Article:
In October we made our first ever visit to Tangier, Morocco’s gateway to Europe. The purpose of our visit was to see a close friend, Lisa, from our diplomatic days. She recently married a Moroccan-American, and now splits her time between Morocco and the states.
Lisa and Charlie have been engaged in a several-year struggle to build a Moroccan mansion in Tangier–with recalcitrant workmen and even cultural problems to overcome. Our friends have never lost their sense of humor about it all, and their experiences are similar to the hilarious house-building adventure in Casablanca that author Tahir Shah chronicled in his great book, “The Caliph’s House”..even to dealing with “djinns”, mischievous spirits that inhabit the house.
Being a Tangerine (resident of Tangier), Lisa knows the city intimately and was a great tour guide. Tangiers, with the coast of Spain visible on the horizon, sometimes seems more like Europe than the Middle East. Seacoast resorts filled with European-owned condos stretch away from the old city.
Although one hears the Islamic call to prayer, as in all Moroccan cities, few Tangerine women wear headscarves.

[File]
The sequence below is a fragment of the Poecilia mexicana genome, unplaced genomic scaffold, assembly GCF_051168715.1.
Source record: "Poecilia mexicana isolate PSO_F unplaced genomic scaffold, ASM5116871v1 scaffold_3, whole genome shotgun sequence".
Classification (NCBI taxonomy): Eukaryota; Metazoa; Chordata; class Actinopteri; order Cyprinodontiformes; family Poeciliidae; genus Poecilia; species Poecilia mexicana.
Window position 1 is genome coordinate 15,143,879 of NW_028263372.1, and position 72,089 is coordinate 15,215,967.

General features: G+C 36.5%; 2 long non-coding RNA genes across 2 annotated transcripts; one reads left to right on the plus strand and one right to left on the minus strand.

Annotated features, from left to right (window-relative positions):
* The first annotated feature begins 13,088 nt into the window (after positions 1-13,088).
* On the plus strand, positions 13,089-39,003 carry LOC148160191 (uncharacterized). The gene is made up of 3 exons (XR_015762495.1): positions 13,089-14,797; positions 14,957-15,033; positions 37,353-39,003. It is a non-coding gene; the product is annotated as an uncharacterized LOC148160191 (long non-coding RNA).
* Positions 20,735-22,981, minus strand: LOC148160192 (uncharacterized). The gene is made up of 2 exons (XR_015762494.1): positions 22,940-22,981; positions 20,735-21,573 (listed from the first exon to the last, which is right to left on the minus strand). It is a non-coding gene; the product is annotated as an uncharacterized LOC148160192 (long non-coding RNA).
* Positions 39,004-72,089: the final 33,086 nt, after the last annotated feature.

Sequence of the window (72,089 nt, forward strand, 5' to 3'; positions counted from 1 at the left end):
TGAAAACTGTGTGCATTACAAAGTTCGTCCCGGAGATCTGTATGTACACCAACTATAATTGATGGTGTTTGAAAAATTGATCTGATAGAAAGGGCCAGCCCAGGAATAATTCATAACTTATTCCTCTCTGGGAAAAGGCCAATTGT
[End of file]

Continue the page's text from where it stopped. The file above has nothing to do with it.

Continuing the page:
The old city still has a famous 1930’s gay bar, “Dean’s”, as well as a centuries-old English church which still holds services for a mostly elderly crowd. Tangiers is also proud of being the home of many 20th-century expatriate writers, such as the American Paul Bowles and William Burroughs.
Tangiers was the location of the first diplomatic embassy a young United States set up outside of Europe in the early 1800’s. The purpose at the time was to deal with the 19th century hostage-taking issue of the Barbary Pirates, who preyed freely on U.S. shipping in the area until U.S. Marines intervened “to the shores of Tripoli.”
The elegant old American Legation building inside the walls of the old city, which has been made into a museum, played a role in another hostage-taking episode a century later during Teddy Roosevelt’s time, when a mountain chieftain (played by actor Sean Connery in the film, The Wind and the Lion”) kidnapped the American consul. Once again U.S. Marines marched in to force the Bey of Tangiers to ransom Consul Petticaris. Hollywood naturally thought it best to change the gender of the hostage for dramatic effect, and the victim became Mrs. Petticaris (played by a feisty Candace Bergen.)
Tangiers was an outstanding surprise. A favorite outing was to the famous “Kasbah,” former residence of sultans. We loved wandering in the medina, which was a dense maze of shops houses and narrow, steep paths and streets.
Lisa took us to great restaurants, and we especially remember long paper-covered tables at the port, hidden away from tourists, where local families feasted on freshly cooked platters of shrimp, fish and squid. Wow.
In all, though, we loved Tangier better for its atmosphere, rather than any specific sights. We hope to return, especially if our friends manage to rout the djinns from their house.